In a tense and at times emotional news conference outside of Robb Elementary School, a top Texas state police official acknowledged that the decision by local police officers on the scene of the mass shooting in Uvalde, Texas, not to breach the classroom for more than an hour as the rampage was taking place was “the wrong decision.”
“Obviously, based on the information we have, there were children in that classroom that were still at risk,” said Steven C. McCraw, the director of the Texas Department of Public Safety. “From the benefit of hindsight where I’m sitting now, of course it was not the right decision. It was the wrong decision. Period.”
Nineteen children and two teachers were killed when an 18-year-old gunman entered the school and fired more than 100 rounds according to police. Another 17 people were injured. Texas investigators said victims were found in four classrooms.
“He walked in unobstructed initially,” Texas Department of Public Safety (DPS) Regional Director Victor Escalon said. “So from the grandmother’s house, to the (ditch), to the school, into the school, he was not confronted by anybody.”
Mr Escalon said Ramos crashed his vehicle nearby at 11:28, with the first emergency call coming two minutes later as witnesses reported a man carrying a gun. Ramos then shot at members of the public, roamed the school premises, and entered freely through an unlocked door at 11:40.
Police arrived on site four minutes later, Mr Escalon said. But it is unclear how close they got to the gunman or whether they attempted to enter the classroom where the shooting took place.
Police initially said the officers were “inside making entry” and took cover after coming under heavy fire. This was revised on Thursday by Mr Escalon. “They [didn’t] make entry immediately because of the gunfire they were receiving,” he said.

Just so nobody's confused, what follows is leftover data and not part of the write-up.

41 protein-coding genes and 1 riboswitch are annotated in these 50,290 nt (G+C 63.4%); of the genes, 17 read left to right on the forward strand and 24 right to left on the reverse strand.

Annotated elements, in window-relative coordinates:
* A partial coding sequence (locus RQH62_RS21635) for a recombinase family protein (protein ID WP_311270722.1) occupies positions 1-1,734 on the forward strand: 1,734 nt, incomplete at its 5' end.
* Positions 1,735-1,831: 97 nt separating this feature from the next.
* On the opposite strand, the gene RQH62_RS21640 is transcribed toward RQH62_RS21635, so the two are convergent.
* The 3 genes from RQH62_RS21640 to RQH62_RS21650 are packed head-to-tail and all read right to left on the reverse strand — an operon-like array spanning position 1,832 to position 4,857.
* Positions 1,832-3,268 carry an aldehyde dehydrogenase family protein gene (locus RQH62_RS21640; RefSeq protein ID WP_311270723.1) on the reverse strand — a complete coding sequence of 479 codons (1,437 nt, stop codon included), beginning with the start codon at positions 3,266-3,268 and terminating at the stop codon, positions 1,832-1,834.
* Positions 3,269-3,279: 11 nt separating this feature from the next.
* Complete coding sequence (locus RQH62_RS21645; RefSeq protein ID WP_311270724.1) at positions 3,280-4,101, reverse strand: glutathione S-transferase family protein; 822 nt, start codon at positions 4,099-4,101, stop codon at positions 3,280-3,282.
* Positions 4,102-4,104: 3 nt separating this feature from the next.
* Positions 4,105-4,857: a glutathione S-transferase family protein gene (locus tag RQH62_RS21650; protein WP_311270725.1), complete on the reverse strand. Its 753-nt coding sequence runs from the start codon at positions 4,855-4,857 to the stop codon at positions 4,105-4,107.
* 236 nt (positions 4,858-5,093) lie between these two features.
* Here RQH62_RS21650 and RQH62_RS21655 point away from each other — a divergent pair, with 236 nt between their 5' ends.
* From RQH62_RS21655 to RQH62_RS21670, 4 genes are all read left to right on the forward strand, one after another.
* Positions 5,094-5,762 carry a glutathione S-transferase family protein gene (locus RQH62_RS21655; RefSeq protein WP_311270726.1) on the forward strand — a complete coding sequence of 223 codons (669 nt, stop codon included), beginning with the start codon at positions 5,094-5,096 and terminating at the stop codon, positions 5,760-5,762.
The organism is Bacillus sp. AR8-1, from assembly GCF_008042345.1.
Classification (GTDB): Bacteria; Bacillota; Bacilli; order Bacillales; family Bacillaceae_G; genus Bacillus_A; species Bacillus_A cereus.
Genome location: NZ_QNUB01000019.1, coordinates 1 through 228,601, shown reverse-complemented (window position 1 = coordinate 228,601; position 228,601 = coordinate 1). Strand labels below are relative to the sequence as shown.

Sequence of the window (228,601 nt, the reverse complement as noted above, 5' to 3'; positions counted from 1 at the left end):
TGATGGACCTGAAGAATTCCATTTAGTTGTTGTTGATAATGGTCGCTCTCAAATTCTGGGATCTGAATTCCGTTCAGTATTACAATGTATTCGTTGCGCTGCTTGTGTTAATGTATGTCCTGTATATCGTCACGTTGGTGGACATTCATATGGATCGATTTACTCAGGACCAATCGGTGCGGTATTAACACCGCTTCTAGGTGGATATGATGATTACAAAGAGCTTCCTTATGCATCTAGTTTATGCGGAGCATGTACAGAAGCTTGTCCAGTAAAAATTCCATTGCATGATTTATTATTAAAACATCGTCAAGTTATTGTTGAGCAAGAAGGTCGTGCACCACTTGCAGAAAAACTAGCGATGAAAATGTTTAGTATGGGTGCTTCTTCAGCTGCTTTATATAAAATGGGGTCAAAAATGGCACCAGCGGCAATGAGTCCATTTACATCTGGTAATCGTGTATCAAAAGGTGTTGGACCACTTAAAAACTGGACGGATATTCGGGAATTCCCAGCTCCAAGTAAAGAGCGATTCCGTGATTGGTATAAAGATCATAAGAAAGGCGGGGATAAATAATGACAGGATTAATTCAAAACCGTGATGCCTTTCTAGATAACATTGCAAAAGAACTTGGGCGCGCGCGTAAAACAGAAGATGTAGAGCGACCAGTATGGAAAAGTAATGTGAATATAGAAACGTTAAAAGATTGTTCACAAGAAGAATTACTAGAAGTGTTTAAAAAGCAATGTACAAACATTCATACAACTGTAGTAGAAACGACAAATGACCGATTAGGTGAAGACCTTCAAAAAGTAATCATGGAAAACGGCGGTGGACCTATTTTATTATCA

At 12:45, the gunman was shot dead by a team led by an elite Border Patrol tactical unit. Mr Escalon played down previous statements by police that there had been ongoing exchanges of gunfire during the previous hour. “The majority of the gunfire was in the beginning,” he told reporters.
The massacre marked the deadliest US school shooting in nearly a decade and was at least the 30th school shooting at a K-12 school in 2022. And it has thrown the nation — where active shooter attacks jumped more than 50% last year — yet again into a fury of anger and grief amid renewed calls for gun laws reform.
Education Week has been tracking school shootings since 2018. According to its database, 119 such incidents have taken place since then. The Robb Elementary School tragedy marks the 27th school shooting in the US this year.
Eva Mireles and Irma Garcia, both veteran teachers, co-taught a 4th grade class at their Uvalde, Texas, elementary school. They died trying to shield their students, families say.